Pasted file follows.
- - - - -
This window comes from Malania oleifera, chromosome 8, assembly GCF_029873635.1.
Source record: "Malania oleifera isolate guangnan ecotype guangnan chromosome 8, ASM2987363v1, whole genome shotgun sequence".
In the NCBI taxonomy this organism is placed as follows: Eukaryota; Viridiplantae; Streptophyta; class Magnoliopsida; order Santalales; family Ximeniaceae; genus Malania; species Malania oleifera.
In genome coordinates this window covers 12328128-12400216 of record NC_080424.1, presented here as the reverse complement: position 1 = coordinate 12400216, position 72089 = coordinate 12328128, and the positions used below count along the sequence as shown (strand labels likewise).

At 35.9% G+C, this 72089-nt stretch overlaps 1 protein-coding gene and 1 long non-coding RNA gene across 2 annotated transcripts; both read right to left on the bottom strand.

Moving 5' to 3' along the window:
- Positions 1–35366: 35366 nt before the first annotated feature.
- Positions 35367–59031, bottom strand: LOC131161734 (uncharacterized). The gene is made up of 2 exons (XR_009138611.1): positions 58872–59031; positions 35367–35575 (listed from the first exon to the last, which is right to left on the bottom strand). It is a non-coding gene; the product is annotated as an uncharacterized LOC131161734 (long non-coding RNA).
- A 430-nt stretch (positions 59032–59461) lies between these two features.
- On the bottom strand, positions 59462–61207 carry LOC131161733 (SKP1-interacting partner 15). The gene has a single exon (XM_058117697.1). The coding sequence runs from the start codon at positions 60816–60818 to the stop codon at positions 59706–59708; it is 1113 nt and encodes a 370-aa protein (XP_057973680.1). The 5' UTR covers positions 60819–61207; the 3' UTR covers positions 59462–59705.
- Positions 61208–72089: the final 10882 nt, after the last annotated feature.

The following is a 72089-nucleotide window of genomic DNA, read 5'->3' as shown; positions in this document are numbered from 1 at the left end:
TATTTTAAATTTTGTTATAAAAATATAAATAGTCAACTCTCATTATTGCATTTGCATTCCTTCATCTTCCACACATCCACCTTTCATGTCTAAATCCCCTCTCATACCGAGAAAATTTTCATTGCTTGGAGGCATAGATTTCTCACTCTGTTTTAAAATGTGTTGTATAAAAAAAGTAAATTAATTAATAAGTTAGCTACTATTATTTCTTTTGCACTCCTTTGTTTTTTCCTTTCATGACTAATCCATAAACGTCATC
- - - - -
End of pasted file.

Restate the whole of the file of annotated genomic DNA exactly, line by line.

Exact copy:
This window comes from Malania oleifera, chromosome 8, assembly GCF_029873635.1.
Source record: "Malania oleifera isolate guangnan ecotype guangnan chromosome 8, ASM2987363v1, whole genome shotgun sequence".
In the NCBI taxonomy this organism is placed as follows: Eukaryota; Viridiplantae; Streptophyta; class Magnoliopsida; order Santalales; family Ximeniaceae; genus Malania; species Malania oleifera.
In genome coordinates this window covers 12328128-12400216 of record NC_080424.1, presented here as the reverse complement: position 1 = coordinate 12400216, position 72089 = coordinate 12328128, and the positions used below count along the sequence as shown (strand labels likewise).

At 35.9% G+C, this 72089-nt stretch overlaps 1 protein-coding gene and 1 long non-coding RNA gene across 2 annotated transcripts; both read right to left on the bottom strand.

Moving 5' to 3' along the window:
- Positions 1–35366: 35366 nt before the first annotated feature.
- Positions 35367–59031, bottom strand: LOC131161734 (uncharacterized). The gene is made up of 2 exons (XR_009138611.1): positions 58872–59031; positions 35367–35575 (listed from the first exon to the last, which is right to left on the bottom strand). It is a non-coding gene; the product is annotated as an uncharacterized LOC131161734 (long non-coding RNA).
- A 430-nt stretch (positions 59032–59461) lies between these two features.
- On the bottom strand, positions 59462–61207 carry LOC131161733 (SKP1-interacting partner 15). The gene has a single exon (XM_058117697.1). The coding sequence runs from the start codon at positions 60816–60818 to the stop codon at positions 59706–59708; it is 1113 nt and encodes a 370-aa protein (XP_057973680.1). The 5' UTR covers positions 60819–61207; the 3' UTR covers positions 59462–59705.
- Positions 61208–72089: the final 10882 nt, after the last annotated feature.

The following is a 72089-nucleotide window of genomic DNA, read 5'->3' as shown; positions in this document are numbered from 1 at the left end:
TATTTTAAATTTTGTTATAAAAATATAAATAGTCAACTCTCATTATTGCATTTGCATTCCTTCATCTTCCACACATCCACCTTTCATGTCTAAATCCCCTCTCATACCGAGAAAATTTTCATTGCTTGGAGGCATAGATTTCTCACTCTGTTTTAAAATGTGTTGTATAAAAAAAGTAAATTAATTAATAAGTTAGCTACTATTATTTCTTTTGCACTCCTTTGTTTTTTCCTTTCATGACTAATCCATAAACGTCATC